Preventing Ingrown Toenails | Superior Foot & Ankle Care Center

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How to Prevent Ingrown Toenails

While an ingrown toenail might happen to some people more than others due to hereditary factors, the fact is that an ingrown toenail can happen to anyone. Simply put, an ingrown toenail occurs when a nail grows into the flesh rather than over it, occurring most often in the big toe. The nail will irritate the skin, causing pain and even infection should it break into the skin. (An infected ingrown toenail will be red, swollen, hot, and painful). Ingrown toenails can become very painful conditions, but only because patients are often unaware of what the condition is and how it occurs.

Causes of Ingrown Toenails

A number of factors might cause an ingrown toenail:

  • Wearing shoes that are too small. This is most common among teenagers.
  • Hereditary traits like thick or curved nails will make a person more prone to ingrown toenails.
  • Socks that are too short or tight will force the toes toward each other and encourage the nails to grow into the skin.
  • Athletic people are also more prone to ingrown toenails. Excessive sweating makes the skin and nails softer and easier to split. Those split nails can easily puncture the skin.
  • Trauma – such as stubbing, jamming, or dropping something on a toe – can contribute to the development of ingrown toenails.
  • Active people who participate in activities like running, soccer, or ballet will need to be pay special attention to the signs of an ingrown nail.
  • A common cause of ingrown toenails, improper nail trimming will encourage the skin to fold over the nail.

How to Treat an Ingrown Toenail

If caught in its early stages, an ingrown toenail may be prevented or even cured by taking the following steps:

  • Soak the affected toe in water for 10 minutes. This will soften the folds of skin around the nail.
  • Using a Q-tip, push the skin fold over the ingrown nail down and away from the nail. Start at the root of the nail, then move toward the end of the nail.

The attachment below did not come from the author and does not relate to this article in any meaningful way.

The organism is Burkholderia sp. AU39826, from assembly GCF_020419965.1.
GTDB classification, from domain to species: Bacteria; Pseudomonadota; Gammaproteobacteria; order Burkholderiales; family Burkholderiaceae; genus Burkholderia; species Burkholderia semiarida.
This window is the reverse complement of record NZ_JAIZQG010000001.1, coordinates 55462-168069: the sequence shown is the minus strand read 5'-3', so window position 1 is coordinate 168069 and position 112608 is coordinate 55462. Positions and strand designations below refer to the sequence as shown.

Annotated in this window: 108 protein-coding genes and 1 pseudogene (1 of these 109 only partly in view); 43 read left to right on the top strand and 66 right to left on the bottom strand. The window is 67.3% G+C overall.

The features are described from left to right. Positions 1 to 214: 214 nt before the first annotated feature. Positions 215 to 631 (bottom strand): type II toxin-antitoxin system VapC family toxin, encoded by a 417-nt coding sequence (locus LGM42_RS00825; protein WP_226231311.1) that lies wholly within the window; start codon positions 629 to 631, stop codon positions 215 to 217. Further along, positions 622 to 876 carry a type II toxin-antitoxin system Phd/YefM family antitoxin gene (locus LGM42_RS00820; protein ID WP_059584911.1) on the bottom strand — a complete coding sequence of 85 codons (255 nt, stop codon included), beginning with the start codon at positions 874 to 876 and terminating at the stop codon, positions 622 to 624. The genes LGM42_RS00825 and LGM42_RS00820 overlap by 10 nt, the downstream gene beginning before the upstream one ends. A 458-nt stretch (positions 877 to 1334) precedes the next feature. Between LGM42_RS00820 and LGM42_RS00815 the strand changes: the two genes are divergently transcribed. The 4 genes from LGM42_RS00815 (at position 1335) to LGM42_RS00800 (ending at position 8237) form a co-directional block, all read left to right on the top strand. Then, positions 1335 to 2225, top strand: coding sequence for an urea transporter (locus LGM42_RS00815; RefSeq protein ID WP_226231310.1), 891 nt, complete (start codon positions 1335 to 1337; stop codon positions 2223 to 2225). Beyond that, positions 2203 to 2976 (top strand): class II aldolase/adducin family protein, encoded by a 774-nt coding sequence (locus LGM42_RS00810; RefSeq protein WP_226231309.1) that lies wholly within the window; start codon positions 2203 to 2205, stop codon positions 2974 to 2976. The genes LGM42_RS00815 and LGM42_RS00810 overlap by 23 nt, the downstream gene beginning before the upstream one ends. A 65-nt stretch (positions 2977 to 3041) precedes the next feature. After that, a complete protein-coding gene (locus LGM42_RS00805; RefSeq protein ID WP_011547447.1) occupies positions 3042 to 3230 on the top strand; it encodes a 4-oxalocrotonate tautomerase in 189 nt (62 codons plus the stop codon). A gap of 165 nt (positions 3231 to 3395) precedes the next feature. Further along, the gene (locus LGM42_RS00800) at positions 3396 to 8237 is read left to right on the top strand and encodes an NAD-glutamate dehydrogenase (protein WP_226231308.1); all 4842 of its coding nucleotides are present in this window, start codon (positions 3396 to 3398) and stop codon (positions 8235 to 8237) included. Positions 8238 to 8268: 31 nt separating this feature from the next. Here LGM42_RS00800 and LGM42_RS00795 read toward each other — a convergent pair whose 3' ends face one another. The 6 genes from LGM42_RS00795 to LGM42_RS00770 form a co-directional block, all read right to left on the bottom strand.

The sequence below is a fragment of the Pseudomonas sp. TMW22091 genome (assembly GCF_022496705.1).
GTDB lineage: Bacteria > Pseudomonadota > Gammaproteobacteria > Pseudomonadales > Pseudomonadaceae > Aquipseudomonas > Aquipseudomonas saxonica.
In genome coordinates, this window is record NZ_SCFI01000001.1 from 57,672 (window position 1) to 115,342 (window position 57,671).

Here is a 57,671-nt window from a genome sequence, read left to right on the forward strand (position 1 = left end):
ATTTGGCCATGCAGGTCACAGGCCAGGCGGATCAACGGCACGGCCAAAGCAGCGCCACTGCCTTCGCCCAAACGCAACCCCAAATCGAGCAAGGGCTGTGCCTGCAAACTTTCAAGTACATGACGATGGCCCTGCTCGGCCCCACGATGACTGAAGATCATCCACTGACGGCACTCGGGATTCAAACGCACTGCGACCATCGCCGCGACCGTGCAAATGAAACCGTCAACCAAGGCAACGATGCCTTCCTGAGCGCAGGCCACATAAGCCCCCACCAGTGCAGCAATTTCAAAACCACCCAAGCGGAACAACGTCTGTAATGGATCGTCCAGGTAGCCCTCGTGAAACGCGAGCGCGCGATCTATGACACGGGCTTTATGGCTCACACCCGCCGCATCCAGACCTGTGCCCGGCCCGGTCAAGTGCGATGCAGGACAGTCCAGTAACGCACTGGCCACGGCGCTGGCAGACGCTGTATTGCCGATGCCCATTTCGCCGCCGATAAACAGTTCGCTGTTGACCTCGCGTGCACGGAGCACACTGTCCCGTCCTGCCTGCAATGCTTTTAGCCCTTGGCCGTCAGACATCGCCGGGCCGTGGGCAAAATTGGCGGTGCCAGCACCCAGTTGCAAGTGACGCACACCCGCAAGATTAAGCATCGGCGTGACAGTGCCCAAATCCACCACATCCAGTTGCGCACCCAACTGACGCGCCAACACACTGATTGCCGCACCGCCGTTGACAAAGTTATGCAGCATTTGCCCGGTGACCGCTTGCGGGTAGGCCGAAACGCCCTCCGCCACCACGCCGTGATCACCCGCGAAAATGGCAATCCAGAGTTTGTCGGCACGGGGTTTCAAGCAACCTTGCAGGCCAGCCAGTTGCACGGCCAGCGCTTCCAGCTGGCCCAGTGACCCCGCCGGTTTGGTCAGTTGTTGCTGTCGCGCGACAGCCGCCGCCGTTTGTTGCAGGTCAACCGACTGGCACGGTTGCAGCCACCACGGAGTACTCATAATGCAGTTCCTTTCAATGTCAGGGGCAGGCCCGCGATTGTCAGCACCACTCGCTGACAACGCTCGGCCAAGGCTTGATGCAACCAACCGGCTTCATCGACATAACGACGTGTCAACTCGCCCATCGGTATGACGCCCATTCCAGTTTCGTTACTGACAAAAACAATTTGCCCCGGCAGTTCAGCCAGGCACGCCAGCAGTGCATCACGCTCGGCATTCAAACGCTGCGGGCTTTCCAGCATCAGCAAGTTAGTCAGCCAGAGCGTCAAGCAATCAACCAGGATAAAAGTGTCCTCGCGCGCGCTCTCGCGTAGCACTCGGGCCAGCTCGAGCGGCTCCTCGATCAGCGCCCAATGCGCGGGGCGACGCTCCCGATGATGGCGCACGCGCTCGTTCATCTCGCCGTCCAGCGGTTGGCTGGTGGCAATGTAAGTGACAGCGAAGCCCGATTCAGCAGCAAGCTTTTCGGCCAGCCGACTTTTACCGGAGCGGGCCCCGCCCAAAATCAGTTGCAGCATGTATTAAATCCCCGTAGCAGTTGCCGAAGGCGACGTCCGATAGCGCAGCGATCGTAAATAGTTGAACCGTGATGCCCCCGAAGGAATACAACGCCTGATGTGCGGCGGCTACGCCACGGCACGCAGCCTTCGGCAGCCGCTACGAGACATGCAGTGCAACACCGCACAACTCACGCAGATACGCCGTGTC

• Repeat every day for a few weeks and allow the nail to grow.
  • Once the nail has grown forward far enough, place a tiny piece of cotton wool or dental floss under it. This will prevent the nail from growing into the skin. Change the wool or floss every day after soaking the foot.
  • Continue to let the nail grow forward until it is over the end of the toe. Cut the nail straight across – not rounded off at the ends.

Generally, persistent and troublesome symptoms should be brought to a doctor’s attention. The situation becomes urgent if the patient has diabetes or a poor immune system, since the infections must be treated immediately.

Patients with diabetic neuropathy, peripheral arterial disease, or those who have otherwise lost the nerves or feeling in their feet should see a doctor ASAP.

Additionally, patients that take are on chemotherapy or any immunosuppressant medications must see a doctor immediately.

These conditions make it difficult to sense problems like deep infections, requiring monitoring and assessment from a podiatrist.

Preventing Ingrown Toenails

  • Cut nails straight across, being especially careful not to cut too short or low at the sides. The corners of the nails should be visible above the skin. Cutting nails after a shower is easiest, since the nails are softer.
  • People who see a pedicurist should ensure that they are trimming straight across.
  • Patients with poor blood flow may not be able to trim their nails on their own, and should therefore see a podiatrist regularly for trimming.
  • Toenails should be kept even with the tips of the toes. Trim too short, and pressure from shoes might lead the nail into the tissue.
  • Wear shoes that fit properly. People with nerve problems or chronic ingrown toenails may need to visit a shoe store that specializes in people with foot problems.
  • Wear protective footwear, especially in a warehouse or other environment where foot injuries are common.
    Keep feet clean and dry, and air them out as much as possible.
  • Avoid tight shoes. Use cotton socks and not synthetic.
  • Diabetics must take extra care when cutting nails, and pay special attention for the symptoms of ingrown toenails.
  • Cut the nails straight across, following the shape of the toe. Do not cut too low at the sides.
  • Gently file away sharp edges.
  • See a podiatrist for nail trimming if loss of feeling in the feet occurs.
  • Patients with poor vision should see a chiropodist to trim their nails.

For more information about feet and nails, or to schedule an appointment, please visit Dr. Vikki.